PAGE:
Go to Hurghada

In the Tracks of the Pharaohs

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Nile - The Lifeline of Egypt

If you look at the map of Egypt, you will see that a green vein winds through the country. This green strip is fed by the Nile - the lifeline of Egypt. Besides the fascinating landscape, you can also admire numerous cultural sites. Learn more about the most important sights along the Nile.

Luxor - City of Palaces

Most Nile cruises start in Luxor (about 4 – 5 hours away from your beach destination). Luxor is considered the largest open-air museum in the world. Let’s dive into another millennium and be amazed. The first highlight of this cultural trip is the visit to the temple city of Karnak. It was built in honor of the gods Amun, Mut, and Chons. The completion of this complex took over 2000 years. Highly recommended is the Hall of Columns with its 134 huge columns.

Valley of the Kings

On the west bank of Luxor lie the Valley of the Kings, the Valley of the Queens, and the monumental Mortuary Temple of Hatshepsut. To this date, 64 tombs have been found in the Valley of the Kings -including that of King Tutankhamun which was discovered in 1922 by the Briton Howard Carter. What was fascinating about the find was that the tomb was largely unharmed by grave robbers and looters. Hence, it still contained many of its original treasures, such as the well-known death mask made from pure gold.

Edfu

In Edfu, a city on the western bank of the Nile, lies the Horus Temple. It was originally built for the local god Hor-Behdeti, or "falcon god“, and is now considered one of the best preserved temples in Egypt. Its construction took 180 years and was completed in 57 BC. The entrance of the temple is garnished by two eye-catching granite sculptures. These falcon statues supposedly embody the god Horus.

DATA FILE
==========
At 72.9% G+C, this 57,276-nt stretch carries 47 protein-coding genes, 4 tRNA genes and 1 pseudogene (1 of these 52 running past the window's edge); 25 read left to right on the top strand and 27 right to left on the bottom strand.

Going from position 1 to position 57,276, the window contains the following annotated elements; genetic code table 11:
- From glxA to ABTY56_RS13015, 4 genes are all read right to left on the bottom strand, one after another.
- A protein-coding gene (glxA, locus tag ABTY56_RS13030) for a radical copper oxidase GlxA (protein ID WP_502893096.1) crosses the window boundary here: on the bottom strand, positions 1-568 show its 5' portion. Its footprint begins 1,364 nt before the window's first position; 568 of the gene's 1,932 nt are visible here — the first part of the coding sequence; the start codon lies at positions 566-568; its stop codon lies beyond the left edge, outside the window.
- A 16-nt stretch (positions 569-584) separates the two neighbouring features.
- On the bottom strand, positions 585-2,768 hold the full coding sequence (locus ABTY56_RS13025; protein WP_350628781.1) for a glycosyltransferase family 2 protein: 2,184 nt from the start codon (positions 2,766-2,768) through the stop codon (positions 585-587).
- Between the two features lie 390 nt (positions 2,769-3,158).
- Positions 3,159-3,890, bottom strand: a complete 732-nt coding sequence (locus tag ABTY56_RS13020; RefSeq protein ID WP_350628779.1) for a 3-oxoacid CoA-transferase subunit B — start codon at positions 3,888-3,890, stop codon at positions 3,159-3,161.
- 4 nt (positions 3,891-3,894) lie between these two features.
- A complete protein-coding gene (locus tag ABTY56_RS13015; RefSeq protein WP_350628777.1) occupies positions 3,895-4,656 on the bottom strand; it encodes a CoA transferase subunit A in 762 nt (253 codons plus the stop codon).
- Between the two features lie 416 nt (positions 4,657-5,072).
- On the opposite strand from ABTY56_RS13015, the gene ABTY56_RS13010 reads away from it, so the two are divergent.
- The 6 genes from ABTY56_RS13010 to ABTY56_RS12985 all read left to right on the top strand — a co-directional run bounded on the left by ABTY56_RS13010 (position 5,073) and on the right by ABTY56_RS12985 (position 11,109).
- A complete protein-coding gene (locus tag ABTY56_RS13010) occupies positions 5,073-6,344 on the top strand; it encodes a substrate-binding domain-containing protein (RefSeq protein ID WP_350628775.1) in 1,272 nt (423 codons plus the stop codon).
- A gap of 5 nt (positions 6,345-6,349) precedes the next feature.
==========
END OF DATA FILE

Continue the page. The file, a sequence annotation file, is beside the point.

Assuan

Aswan offers further cultural highlights as well as a visit to the Aswan Dam, which was built from 1960-1970. The resulting reservoir (Lake Nasser) is 550 km long and extends into Sudan.  Many tourists also marvel at the unfinished obelisk, which was commissioned by Hatshepsut. Unfortunately, this monolith has cracked during the construction work and thus became unusable - for an obelisk must consist of one piece.

Abu Simbel

Abu Simbel is located 240 km southwest of Aswan and is usually the last cultural highlight on a Nile cruise. Both temples were built around 1250 BC; the larger temple was made for Ramses II, the smaller one for his wife Nefertari. With the construction of the Aswan Dam, both temples had to be relocated. The relocation project took several years, as both temples were demounted and reassembled block by block. This absolute masterpiece that was successfully completed in 1966.

The Relocation of the Abu Simbel Temples

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Photo credits

  • Header - Photo by Osama Elsayed on Pixabay
  • Paragraph 1 - Photo from Lankartenindex.de
  • Paragraph 2 - Photo by Calin Stan on Unsplash
  • Paragraph 2 - Photo by Tom Podmore on Unsplash
  • Paragraph 3 - Photo by Jeremy Zero on Unsplash
  • Paragraph 4 - Photo by Dezalb Pixabay
  • Paragraph 4 - Photo by Nadine Doerle on Pixabay
  • Paragraph 5 - Photo by KH Graf on Pixabay
  • Paragraph 6 - Photo by Nadine Doerle on Pixabay
  • Paragraph 6 - Photo by atlantistours Pixabay